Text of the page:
In the developer's world, Agile methodology is the common way to manage the work and the workflow. Agile is a practice that promotes continuous iteration of development and testing throughout the software development lifecycle of the project.

Agile - Scrum

The architecture of Agile methodology is based on the same simple steps in a specific period of time. The time is usually 2 weeks and it is called Spring. The main steps are:

  • Sprint planning: based on the business input, the team estimates each user story and decide what tasks will be included in the next sprint. Sometimes there is a grooming section separately where the team estimates the tickets, called Poker Plan (an easy online tool is planITpoker)
  • Sprint: the period of time, usually 2 weeks, where the team is working on the tasks on the board
  • Daily Scrum Meet: every day, usually in the morning, the team is gathered and each person explains what she or he did the day before, if he or she faced issues or any blocker.
  • Sprint Review Meet is held at the end of the sprint to inspect the increment and adapt the product backlog if needed
  • Sprint Retrospective Meet: the team is talking and analysing how the sprint went and highlighted what went well, wrong and could be improved. An easy free tool online is IdeaBoardz

Scrum: spring planning, sprint, daily scrum meet, retrospective

During the sprint, the team has a board. For each user story, there are one or more tasks to complete. At the beginning of the sprint, all tasks are in the status of new. So, each developer has to peek up one ticket each time: when a developer picks up one ticket, he or she has to change the status of the ticket to Active or In progress. When the developer completes the task, the task is in the status of code completed and then it can be moved in the status of Resolved. The ticket is now ready for tester: testers are responsible to check the functionalities and if the acceptance criteria is satisfied. Then, the task is completed and it is possible to close it and change its status to Complete.

This process has simple steps. Every company can organize the process and the label of this process as it is more convenient.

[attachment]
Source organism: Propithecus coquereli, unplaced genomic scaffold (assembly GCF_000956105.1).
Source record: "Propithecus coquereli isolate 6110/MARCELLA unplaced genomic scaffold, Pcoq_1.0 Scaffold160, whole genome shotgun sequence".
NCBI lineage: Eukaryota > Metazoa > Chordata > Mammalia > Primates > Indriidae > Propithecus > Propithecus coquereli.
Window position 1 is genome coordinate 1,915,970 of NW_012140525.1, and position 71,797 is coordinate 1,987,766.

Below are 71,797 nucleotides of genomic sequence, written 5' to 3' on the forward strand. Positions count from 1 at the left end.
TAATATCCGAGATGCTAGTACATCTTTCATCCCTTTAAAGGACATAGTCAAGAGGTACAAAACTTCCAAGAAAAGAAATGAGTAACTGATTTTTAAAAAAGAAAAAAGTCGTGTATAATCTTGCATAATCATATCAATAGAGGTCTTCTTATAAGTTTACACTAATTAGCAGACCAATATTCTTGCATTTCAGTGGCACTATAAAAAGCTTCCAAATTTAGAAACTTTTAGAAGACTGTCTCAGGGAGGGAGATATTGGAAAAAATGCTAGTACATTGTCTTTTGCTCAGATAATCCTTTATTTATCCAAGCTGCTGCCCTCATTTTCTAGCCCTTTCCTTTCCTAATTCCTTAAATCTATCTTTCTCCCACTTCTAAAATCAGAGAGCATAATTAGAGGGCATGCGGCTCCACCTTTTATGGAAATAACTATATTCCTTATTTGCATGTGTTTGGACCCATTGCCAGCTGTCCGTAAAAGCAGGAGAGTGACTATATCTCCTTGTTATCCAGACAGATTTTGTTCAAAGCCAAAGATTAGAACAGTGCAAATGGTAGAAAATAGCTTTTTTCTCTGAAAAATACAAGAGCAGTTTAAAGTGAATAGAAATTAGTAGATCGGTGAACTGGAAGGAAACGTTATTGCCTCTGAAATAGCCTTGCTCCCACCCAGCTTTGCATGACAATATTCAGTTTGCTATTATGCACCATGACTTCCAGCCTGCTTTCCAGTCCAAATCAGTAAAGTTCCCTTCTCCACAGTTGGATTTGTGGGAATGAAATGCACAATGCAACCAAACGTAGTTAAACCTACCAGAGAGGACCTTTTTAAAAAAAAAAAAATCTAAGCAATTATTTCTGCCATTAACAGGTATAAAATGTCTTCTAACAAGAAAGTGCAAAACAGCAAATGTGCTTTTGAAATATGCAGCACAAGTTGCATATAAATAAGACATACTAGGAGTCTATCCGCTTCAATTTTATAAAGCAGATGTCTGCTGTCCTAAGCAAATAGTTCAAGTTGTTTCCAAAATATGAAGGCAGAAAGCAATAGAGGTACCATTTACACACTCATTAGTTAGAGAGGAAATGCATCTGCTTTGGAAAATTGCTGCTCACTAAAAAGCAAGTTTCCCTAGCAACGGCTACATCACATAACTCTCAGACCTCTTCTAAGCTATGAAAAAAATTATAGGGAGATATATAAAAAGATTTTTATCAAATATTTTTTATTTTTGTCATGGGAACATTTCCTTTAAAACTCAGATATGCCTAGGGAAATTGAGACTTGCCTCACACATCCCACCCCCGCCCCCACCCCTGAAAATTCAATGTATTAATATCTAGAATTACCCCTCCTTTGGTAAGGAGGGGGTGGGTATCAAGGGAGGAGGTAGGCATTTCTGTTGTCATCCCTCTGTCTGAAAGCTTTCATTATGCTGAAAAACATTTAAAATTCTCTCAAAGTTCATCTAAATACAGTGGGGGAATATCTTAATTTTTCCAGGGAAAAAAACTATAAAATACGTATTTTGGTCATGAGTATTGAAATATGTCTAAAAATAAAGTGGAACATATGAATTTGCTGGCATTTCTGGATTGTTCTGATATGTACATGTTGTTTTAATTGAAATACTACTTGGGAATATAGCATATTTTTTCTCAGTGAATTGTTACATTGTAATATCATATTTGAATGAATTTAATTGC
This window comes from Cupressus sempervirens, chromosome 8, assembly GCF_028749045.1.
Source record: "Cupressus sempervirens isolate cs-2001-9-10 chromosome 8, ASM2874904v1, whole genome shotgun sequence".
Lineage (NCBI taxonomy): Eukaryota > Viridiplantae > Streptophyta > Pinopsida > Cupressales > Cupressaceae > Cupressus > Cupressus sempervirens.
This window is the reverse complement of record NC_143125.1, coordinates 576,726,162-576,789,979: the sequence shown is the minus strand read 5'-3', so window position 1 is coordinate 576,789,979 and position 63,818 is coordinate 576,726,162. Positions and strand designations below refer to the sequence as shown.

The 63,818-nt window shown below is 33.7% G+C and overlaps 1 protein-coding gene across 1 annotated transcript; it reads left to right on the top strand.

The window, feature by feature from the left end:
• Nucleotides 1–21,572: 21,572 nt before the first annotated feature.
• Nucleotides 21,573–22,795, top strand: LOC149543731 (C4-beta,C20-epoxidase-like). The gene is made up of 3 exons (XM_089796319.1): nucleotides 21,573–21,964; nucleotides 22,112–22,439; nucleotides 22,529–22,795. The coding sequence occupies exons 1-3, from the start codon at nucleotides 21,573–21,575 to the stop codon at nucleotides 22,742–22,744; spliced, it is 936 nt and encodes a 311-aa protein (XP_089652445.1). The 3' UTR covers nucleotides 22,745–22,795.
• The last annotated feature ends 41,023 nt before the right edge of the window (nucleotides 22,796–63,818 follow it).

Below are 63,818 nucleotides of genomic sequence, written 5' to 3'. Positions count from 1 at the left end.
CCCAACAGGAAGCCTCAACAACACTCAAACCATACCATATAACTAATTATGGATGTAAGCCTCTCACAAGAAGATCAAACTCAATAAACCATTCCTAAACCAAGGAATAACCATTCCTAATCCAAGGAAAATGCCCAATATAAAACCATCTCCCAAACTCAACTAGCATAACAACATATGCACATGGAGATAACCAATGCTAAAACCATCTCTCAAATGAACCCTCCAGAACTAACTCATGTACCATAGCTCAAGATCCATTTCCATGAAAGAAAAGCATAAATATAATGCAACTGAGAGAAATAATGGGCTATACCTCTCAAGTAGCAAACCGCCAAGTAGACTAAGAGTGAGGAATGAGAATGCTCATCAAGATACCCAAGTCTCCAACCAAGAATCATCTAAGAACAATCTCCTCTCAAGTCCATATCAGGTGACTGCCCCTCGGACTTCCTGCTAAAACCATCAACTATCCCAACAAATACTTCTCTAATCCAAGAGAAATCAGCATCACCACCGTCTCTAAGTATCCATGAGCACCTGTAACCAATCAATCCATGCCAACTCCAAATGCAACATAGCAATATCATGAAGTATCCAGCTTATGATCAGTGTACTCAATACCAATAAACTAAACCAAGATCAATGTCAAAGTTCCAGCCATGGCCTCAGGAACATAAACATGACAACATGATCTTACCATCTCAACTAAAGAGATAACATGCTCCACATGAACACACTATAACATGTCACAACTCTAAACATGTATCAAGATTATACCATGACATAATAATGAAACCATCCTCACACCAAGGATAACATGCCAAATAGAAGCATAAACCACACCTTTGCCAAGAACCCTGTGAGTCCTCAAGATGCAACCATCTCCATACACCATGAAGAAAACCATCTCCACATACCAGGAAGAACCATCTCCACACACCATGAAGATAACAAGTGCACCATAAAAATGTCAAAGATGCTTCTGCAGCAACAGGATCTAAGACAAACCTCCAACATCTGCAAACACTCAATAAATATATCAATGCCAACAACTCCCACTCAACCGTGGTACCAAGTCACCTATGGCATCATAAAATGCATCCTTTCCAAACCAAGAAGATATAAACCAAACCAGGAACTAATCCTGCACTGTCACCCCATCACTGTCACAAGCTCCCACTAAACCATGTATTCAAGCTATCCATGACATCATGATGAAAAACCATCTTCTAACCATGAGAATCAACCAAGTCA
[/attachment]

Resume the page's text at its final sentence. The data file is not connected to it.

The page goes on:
As developers, Azure DevOps offers a good integrated platform to manage the Agile ceremony. Therefore, there are other tools more business oriented like Jira. In a digital transformation scenario this are important tools to define at the beginning of your approach.

An example of spring board in Azure DevOps
An example of spring board in Azure DevOps

Discriminating Epics, Features and User stories

After that, it is difficult to understand the different among these 3 parts of the process and, apparently, epics, features and user stories are all forms of expressing user need and implied benefit, but at different level of abstraction. While there is no rigorous way to determine whether a "think you know you want to do" is an epic, feature and user story, the following table of discriminators should help:

Type of information Description Responsibility Time frame & Sizing Expression format Testable
Strategic Product Theme BIG, hairy, audacious, game changing, initiatives. Differentiating, and providing competitive advantage. Portfolio fiduciaries San strategic planning horizon, 12-28+ months. Not sized, controlled by percentage investment Any: text, prototype, PPT, video, conversation No
Epic Bold, impactful, marketable differentiators Program and product management, business owners 6-12 months. Sized. Most any, including prototype, mockup, declarative form or user story canonical form No